Many people understand the basics of soil sampling but here is something most never think about, sticking with a lab. I have submitted around 175,000 soil and forage samples in my career and most have went to two different labs and there is a reason for this. There are 1000s of forage and soil testing labs across the US and they they have different calibrations, testing procedures and standards. In the case of soil sampling, there is the standard samples as well as the Haney Method.

If I took 10 soil cores per spot and 10 different spots per food plot and sent the cores to 10 different labs, the results would vary. The results in itself are not a be all end all. What I always look for is change or “benchmarking.” I am looking for if your nutrient levels are moving down, moving up or staying relatively balanced. There can be variation in soils across one field. There can be differences in nutrient levels, depending on the time of year. There can be differences and anomalies with how one samples a fiend. For example using  shovel versus a soil sampling probe can lead to different values. Whether you take 6 samples per field or 10 samples per field makes a difference.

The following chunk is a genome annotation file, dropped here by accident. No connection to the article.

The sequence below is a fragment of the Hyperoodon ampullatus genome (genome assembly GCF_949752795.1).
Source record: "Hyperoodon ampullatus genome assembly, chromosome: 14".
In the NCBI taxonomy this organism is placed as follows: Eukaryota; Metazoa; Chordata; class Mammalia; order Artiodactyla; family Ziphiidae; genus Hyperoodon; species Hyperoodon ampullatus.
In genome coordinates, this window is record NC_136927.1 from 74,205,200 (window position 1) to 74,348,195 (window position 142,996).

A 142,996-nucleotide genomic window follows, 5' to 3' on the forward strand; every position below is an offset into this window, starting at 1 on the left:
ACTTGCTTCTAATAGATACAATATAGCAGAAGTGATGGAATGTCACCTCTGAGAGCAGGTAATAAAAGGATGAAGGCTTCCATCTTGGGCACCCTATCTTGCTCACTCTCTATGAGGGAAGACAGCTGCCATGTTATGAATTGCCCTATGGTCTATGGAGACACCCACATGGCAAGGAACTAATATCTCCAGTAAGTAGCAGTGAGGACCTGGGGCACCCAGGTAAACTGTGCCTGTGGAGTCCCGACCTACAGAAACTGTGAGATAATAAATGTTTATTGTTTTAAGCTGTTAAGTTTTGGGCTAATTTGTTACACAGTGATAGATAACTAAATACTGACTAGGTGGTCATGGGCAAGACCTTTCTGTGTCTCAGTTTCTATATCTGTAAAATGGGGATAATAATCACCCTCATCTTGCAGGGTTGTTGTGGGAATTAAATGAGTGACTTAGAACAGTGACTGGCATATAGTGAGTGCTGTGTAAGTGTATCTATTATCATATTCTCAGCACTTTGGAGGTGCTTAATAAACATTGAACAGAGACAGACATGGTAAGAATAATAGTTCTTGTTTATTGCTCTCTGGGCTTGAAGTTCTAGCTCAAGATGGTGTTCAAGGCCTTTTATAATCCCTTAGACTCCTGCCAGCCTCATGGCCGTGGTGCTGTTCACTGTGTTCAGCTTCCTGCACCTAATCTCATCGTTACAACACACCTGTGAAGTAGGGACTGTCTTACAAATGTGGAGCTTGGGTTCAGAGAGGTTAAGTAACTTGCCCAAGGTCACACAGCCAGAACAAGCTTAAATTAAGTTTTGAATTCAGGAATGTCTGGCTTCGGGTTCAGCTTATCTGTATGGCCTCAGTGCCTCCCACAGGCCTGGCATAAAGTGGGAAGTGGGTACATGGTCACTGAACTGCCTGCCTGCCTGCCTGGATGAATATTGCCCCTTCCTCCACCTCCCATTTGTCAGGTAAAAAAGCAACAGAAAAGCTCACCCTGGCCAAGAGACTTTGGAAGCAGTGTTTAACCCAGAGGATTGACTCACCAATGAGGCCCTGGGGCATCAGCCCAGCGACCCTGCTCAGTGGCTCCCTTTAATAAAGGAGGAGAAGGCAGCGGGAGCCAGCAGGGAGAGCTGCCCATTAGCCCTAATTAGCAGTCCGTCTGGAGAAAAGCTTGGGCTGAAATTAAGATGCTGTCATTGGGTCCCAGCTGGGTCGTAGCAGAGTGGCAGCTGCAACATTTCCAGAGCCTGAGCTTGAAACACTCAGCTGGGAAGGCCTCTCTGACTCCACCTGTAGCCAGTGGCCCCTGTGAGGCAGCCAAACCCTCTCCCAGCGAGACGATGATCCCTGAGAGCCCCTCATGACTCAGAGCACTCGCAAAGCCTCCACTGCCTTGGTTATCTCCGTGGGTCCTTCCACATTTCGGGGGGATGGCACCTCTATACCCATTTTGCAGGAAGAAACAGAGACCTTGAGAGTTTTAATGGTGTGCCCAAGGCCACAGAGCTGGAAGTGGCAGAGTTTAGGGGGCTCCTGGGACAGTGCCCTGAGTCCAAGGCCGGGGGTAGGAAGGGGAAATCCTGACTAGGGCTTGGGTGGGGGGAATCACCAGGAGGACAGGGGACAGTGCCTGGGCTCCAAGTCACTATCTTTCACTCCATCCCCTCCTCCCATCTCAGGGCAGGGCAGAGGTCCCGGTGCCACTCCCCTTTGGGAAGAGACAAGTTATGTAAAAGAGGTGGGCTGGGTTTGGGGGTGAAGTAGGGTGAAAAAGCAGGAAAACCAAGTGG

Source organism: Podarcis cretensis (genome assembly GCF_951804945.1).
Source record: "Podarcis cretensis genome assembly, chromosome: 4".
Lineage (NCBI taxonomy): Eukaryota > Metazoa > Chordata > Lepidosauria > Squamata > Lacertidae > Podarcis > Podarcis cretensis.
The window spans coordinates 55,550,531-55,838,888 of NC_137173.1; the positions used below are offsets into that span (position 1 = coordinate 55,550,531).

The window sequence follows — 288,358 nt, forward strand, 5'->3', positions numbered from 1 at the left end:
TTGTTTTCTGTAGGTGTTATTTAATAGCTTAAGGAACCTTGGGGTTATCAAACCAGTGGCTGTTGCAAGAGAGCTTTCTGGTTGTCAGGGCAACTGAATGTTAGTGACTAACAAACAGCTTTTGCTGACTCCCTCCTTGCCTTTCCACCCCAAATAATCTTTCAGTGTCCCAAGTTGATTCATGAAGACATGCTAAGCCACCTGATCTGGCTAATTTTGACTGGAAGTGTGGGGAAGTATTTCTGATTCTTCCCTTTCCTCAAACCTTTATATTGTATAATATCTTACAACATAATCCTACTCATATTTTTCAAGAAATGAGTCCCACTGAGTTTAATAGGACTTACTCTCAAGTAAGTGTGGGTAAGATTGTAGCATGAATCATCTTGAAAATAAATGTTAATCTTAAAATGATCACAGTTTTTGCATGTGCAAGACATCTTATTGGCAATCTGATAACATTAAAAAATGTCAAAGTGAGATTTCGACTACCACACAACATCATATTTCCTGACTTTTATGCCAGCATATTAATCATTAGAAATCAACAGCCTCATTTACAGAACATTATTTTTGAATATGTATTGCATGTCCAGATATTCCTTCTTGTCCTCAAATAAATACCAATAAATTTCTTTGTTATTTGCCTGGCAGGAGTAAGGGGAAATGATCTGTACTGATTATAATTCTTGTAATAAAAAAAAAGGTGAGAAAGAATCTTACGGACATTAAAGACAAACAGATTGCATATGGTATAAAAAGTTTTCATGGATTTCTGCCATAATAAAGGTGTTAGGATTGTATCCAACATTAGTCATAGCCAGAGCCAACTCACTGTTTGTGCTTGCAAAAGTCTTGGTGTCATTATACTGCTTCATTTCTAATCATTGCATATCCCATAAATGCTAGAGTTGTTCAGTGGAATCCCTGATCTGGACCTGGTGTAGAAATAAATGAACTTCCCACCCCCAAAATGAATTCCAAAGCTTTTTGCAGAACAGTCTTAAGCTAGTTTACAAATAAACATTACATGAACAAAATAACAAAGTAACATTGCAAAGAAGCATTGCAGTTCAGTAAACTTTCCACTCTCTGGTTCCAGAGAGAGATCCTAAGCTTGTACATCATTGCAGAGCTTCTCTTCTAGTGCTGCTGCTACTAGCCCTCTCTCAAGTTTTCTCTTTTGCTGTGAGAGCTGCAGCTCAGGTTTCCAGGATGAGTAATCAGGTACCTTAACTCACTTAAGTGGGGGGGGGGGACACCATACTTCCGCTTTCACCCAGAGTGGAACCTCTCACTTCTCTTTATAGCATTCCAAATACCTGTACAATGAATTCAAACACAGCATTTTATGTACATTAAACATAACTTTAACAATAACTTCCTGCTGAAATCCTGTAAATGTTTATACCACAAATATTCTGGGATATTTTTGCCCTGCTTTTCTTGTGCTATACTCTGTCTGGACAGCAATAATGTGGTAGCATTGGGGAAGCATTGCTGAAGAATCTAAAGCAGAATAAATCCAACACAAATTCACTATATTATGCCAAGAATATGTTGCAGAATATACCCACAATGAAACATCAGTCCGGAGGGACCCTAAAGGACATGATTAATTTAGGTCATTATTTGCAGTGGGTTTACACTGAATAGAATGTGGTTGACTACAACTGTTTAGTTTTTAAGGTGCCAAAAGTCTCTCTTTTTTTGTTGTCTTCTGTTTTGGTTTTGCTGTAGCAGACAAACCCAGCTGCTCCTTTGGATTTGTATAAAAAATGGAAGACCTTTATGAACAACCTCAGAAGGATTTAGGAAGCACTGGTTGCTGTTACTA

So many people sample in the spring but most farmers fall sample once the crops have ceased growing. Let’s say you had a previous years soil sample and planted soybeans this year. You put down 300 pounds per acre of 9-23-30 fertilizer. You hoped for 50 bushels of soybeans per acre. What happens if you had a drought and the growth and yield were much lower than expected. Many don’t consider that the plants might have only uptaked ½ the nutrients you put down. We might have an existing build up of nutrients because of the growing season. Knowing this, you now have some months to work with your food plot advisor to decide on a nutrient program based on the intended plot to plant the next growing season.

When I work with clients, I try to get past soil samples and compare them to current values. I also try to get people to take plant tissue samples, as that is “reality” where as soil samples are more a baseline or benchmark. In my case I always look to soil sample and compare them to the plant tissue samples. In the end, choose one lab and try to stay with one lab. If you switch to a new testing lab, I’d recommend getting another set of samples within the first 12 months, then you can choose to wait another 2-3 years to collect new samples.

Food for thought. I’m happy to answer any questions.